This may sound bad but I’m a superhost with over 100 reviews so if I give proper notice about a large BBQ then I feel that’s acceptable. Also I try to host these events when I have a person or couple staying around my age. I’m typically booked 2-4 weeks out in the summer so the last minute bookings don’t happen too often. Blocking a prime Saturday would be a disruption as I typically get 3-5 day stays over the weekend and would lose the business. And in my history guests tend to enjoy it. I’ve had some more memorable guests during those times in positive ways. It’s also pretty rare for guests to be in my home and not exploring Chicago in the early evening. And it’s also rare that guests use the kitchen other than storing leftovers.

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It sounds like the majority of hosts agree, give priority to your patrons. I agree. However I don’t know if this is a shared space, separate guest suite, nor the price point/description of your space. There are also a lot of other unknown details such as noise level, music volume, if you were playing cards or a game of charades, etc.

If your listing is a shared space, then perhaps you should not have scheduled it when you were hosting. Guests may want to use the shared space or just have a restful, quiet evening after their travels.

If it is a separate Guest Suite, then 4 adults eating dinner for 2 hours seems fully reasonable to me. Again I don’t know how loud you may have been, but in multi-family dwellings you will hear neighbors. However, the party I would definitely say that is unacceptable when hosting.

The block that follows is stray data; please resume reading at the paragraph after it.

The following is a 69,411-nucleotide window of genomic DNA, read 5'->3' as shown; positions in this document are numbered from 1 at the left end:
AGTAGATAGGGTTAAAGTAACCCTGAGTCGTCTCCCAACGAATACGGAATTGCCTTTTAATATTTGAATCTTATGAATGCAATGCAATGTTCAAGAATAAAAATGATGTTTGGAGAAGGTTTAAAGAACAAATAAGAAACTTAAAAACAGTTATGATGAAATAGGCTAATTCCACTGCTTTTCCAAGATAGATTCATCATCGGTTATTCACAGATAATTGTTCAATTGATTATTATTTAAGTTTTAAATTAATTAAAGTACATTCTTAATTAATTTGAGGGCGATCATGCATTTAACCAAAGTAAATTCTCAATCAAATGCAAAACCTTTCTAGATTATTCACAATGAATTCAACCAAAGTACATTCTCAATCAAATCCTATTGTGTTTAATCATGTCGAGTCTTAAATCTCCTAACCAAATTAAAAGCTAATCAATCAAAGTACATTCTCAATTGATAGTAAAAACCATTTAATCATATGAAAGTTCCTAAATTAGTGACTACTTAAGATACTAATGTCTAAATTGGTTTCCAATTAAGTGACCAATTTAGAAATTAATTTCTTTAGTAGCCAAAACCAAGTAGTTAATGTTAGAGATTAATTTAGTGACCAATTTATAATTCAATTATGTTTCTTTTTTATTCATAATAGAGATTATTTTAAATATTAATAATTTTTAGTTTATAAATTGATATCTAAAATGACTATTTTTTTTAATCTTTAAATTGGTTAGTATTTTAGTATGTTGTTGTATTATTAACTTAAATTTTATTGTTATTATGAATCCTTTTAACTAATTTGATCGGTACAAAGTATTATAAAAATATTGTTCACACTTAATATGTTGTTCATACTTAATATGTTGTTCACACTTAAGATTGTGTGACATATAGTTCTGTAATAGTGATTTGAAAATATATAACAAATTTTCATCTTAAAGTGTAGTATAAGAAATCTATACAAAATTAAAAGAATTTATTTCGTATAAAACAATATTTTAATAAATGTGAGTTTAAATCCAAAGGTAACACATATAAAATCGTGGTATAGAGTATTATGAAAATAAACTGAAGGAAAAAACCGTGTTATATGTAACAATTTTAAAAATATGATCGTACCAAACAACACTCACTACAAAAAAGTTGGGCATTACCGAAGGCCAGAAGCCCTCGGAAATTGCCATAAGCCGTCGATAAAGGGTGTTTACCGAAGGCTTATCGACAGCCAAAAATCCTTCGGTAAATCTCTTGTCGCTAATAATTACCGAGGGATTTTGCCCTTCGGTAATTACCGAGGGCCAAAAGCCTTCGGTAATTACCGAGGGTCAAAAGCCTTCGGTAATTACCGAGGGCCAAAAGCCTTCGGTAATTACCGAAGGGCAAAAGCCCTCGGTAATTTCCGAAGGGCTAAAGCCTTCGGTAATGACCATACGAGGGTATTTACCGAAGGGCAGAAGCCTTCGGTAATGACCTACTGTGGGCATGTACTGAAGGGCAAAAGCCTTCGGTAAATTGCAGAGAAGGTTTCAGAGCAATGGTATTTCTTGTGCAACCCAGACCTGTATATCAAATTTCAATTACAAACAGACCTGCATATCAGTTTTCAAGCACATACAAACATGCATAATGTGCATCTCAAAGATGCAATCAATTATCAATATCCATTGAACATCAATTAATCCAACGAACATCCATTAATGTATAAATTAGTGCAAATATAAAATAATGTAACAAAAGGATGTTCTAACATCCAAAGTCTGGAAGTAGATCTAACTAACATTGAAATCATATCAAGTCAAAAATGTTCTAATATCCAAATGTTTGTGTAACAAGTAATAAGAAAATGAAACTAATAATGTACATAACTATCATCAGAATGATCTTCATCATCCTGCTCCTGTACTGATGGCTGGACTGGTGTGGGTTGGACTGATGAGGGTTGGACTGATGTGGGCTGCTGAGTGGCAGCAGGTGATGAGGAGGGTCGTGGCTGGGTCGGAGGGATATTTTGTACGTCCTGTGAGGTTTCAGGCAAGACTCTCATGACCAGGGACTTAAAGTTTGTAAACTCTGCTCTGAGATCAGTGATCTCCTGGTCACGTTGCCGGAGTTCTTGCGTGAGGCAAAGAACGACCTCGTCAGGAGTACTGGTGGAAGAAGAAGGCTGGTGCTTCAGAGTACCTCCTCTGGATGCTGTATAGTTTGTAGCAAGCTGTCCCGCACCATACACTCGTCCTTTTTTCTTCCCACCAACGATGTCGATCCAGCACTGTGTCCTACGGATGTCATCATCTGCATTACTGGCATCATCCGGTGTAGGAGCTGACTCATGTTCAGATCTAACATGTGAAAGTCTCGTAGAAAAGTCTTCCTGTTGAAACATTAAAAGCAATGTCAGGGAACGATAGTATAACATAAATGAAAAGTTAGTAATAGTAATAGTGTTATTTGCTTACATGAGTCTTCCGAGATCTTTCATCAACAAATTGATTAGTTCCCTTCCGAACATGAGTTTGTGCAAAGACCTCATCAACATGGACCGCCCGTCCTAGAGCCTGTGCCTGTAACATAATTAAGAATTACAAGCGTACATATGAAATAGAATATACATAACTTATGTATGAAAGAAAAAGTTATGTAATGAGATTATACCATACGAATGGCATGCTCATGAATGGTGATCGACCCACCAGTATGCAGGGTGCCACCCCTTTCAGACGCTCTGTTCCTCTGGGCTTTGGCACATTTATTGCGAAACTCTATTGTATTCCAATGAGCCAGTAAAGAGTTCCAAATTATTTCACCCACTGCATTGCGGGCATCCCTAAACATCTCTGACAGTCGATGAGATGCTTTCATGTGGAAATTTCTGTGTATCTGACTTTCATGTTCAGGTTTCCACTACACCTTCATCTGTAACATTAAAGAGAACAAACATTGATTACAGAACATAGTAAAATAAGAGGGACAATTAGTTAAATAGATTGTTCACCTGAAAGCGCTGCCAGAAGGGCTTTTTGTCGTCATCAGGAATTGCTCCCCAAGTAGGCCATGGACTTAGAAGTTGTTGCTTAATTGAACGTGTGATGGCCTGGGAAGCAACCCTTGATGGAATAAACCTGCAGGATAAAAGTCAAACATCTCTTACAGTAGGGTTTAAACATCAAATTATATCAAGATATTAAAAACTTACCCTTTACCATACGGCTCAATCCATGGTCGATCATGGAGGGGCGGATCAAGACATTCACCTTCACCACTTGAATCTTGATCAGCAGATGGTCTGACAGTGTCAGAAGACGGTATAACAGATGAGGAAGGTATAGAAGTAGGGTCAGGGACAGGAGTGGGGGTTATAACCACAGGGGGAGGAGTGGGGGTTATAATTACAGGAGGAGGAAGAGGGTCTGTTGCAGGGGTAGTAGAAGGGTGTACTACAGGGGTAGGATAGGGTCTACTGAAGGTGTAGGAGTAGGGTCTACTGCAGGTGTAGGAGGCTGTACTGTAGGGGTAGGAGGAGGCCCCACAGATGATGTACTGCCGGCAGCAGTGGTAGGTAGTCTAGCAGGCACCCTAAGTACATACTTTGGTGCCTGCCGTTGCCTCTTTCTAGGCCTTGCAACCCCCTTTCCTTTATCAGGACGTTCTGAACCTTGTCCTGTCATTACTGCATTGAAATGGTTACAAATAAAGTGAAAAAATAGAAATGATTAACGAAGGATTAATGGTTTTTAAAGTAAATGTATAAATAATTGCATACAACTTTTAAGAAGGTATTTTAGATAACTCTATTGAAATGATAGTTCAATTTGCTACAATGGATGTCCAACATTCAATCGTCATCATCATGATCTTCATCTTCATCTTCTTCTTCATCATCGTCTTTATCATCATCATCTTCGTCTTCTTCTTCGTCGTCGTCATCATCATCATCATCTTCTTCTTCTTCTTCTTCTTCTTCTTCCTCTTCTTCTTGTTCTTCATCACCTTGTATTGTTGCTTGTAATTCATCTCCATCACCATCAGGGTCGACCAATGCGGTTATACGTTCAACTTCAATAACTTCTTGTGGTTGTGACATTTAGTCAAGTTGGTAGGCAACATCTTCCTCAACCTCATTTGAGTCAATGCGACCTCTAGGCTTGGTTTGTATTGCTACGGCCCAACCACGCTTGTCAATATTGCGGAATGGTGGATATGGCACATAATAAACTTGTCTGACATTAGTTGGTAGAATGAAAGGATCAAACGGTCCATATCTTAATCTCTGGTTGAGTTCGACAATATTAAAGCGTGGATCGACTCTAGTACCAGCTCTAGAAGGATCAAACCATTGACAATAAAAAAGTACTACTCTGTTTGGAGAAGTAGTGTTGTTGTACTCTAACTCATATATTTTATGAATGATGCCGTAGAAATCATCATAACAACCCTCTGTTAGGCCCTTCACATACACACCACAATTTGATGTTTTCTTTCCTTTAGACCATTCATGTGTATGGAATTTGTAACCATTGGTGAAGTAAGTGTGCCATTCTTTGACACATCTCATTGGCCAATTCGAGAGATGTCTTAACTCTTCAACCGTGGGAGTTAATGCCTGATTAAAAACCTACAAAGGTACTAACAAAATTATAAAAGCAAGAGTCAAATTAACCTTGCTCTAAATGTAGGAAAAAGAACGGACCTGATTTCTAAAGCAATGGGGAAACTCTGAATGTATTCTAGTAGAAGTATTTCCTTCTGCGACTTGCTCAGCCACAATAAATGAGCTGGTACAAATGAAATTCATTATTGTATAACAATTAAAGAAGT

I have a fully separate English Basement Guest Suite. I block off my calendar for parties and have quiet hours (11p-6am) for the entire house.

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Here I go, sounding like an old man. But I would suggest these quiet times for different age groups:

  • 11 p.m. to 7 a.m.: Ages 20 to 45
  • 10 p.m. to 8 a.m.: Ages 46 to 59
  • 9 p.m. to 8 a.m.: Ages 60 and older

You might survey people of different ages, whom you meet elsewhere, and ask for their “quiet hours” suggestions.

At age 63, I am ready for bed by 9:30 p.m. at the latest. It is just a fact of growing older.

It is a 1100 sq ft simplex in a 15 unit condo association. It’s an open layout with the bedrooms in the back away from the kitchen and patio. It’s more likely you’d hear the neighbor above mine’s squeaky floor than you would hear anyone outside.

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I do think where you’re located and the type of guests you attract should figure into how social you make your house.